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Behavioural tests: Training procedures

Behavioural tests: Training procedures
Sheet of paper with step title written
© University of Padova

Now that we’ve covered the first category of behavioural tests, let’s move on to the second: training procedures.

In training procedures, subjects are taught an explicit rule to see whether they have the cognitive ability to support it.

In this case, subjects—or animals are required to learn a perceptual or cognitive rule.
For instance, select a triangle instead of a circle in order to receive a reward. Through this procedure, the two geometrical figures (which in this example, are referred to as the neutral stimuli) are associated with a reward, which could either be food or something social.

Establishing a shaping procedure

However, for the animals, at the beginning, it isn’t clear that they have to select one stimulus presented on a monitor to reach a reward, because this is not a behaviour that they commonly use in natural contexts.
Hence, the procedure requires several steps before the subject begins the task. The subjects must first undergo a shaping procedure to learn the association of a reward with the correct response. For example, horses will receive a food reward: first, if they just stay in the half of the room associated with the monitor and then another if they touch any part of the monitor.
So we gradually shape the behaviour of subjects in the experimental room. Only after this can we reinforce one stimulus, where we provide a reward (generally food) if they select one stimulus (called the positive stimulus) over the other (or the negative stimulus).
At the beginning, the animals are usually confused and only choose randomly. However, if they have the cognitive skill under investigation, trial after trial, they are expected to successfully discriminate between the stimuli.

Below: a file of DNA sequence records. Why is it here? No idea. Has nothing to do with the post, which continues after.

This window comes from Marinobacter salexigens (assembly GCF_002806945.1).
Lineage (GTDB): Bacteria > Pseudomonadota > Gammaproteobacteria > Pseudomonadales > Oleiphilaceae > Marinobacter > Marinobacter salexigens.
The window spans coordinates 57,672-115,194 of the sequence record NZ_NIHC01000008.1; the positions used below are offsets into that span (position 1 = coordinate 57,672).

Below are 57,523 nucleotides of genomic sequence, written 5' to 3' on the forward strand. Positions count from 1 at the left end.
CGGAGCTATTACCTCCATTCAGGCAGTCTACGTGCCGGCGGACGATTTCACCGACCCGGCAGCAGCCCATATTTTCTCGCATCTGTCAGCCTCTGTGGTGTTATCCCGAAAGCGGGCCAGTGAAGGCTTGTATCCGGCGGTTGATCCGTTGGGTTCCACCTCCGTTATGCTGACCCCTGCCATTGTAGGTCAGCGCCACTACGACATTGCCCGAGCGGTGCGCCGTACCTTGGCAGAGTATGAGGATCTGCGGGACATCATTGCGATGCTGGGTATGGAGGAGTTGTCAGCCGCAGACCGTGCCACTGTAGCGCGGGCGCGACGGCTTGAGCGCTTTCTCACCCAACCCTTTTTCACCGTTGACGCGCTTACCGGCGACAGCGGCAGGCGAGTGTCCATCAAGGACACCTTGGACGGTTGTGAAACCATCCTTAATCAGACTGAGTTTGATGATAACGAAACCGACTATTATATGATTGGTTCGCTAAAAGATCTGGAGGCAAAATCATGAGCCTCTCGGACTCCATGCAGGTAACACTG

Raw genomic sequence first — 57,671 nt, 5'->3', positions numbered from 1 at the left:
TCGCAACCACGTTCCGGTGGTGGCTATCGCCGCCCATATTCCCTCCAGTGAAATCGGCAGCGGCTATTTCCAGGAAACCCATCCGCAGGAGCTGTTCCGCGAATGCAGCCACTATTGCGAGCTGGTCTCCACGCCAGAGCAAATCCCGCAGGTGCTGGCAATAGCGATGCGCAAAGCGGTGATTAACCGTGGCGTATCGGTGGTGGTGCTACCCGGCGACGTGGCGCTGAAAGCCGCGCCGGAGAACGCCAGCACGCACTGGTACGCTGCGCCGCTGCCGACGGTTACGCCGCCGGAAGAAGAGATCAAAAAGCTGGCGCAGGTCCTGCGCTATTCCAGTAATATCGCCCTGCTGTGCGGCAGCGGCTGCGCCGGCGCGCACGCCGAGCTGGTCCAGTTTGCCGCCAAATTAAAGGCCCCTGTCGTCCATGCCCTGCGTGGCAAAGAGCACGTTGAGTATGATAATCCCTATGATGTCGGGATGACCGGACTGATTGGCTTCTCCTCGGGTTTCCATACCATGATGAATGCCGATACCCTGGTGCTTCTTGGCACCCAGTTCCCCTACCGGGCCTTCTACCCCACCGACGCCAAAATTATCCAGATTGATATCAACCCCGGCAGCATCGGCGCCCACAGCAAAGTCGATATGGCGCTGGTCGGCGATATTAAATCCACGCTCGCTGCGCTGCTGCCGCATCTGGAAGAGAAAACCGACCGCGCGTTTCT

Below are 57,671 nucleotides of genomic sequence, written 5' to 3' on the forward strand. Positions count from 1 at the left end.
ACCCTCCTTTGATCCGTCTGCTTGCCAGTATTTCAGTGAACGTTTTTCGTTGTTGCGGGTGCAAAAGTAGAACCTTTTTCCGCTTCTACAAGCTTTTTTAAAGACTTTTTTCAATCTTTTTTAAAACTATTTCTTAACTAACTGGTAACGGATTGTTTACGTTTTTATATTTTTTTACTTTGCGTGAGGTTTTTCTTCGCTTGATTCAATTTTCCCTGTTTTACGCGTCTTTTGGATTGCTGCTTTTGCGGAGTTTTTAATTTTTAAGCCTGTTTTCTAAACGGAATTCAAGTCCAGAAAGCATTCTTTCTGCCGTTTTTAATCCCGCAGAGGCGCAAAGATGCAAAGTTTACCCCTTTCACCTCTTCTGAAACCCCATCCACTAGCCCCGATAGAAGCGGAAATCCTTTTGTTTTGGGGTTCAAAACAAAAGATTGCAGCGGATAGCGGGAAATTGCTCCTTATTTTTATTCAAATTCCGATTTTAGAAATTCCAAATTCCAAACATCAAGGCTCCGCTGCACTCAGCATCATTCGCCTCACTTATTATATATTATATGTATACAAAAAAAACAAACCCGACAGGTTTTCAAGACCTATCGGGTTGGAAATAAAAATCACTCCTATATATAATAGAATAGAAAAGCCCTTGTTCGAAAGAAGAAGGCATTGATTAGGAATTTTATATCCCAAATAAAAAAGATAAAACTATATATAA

Choosing a learning criterion

So how can we say an animal has learned our rule? We choose a learning criterion. This is fundamental to establish whether or not an animal has learned the rule. The choice of learning criterion is subjective and depends on how strict the researchers’ idea is. An example of learning criterion could be “we assume the animal has learned the task if he made 85% correct choices in two consecutive experimental sessions”. Such a proportion of correct choices would be almost impossible if the animal did not grasp the discriminative cue between the positive and the negative stimulus.
When we try to teach a rule, it is fundamental to ensure that the rule we are looking at is the only one that permits the discrimination between two stimuli.
If not, the possibility exists that the animals reach the learning criterion but not because of the rule you want to teach them! To avoid this, presenting multiple stimulus pairs can help a lot. For example, if I want to see whether pigeons have a concept of ‘triangle’, I might set up a training study in which I always present a triangle versus a circle and I provide food reward only when pigeons select the triangle, like when they peck at the triangle.